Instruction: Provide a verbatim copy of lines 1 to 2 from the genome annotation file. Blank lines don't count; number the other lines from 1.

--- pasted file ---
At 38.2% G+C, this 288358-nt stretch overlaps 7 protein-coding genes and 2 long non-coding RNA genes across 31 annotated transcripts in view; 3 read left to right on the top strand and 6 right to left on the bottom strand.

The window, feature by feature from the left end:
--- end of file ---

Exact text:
At 38.2% G+C, this 288358-nt stretch overlaps 7 protein-coding genes and 2 long non-coding RNA genes across 31 annotated transcripts in view; 3 read left to right on the top strand and 6 right to left on the bottom strand.

The window, feature by feature from the left end: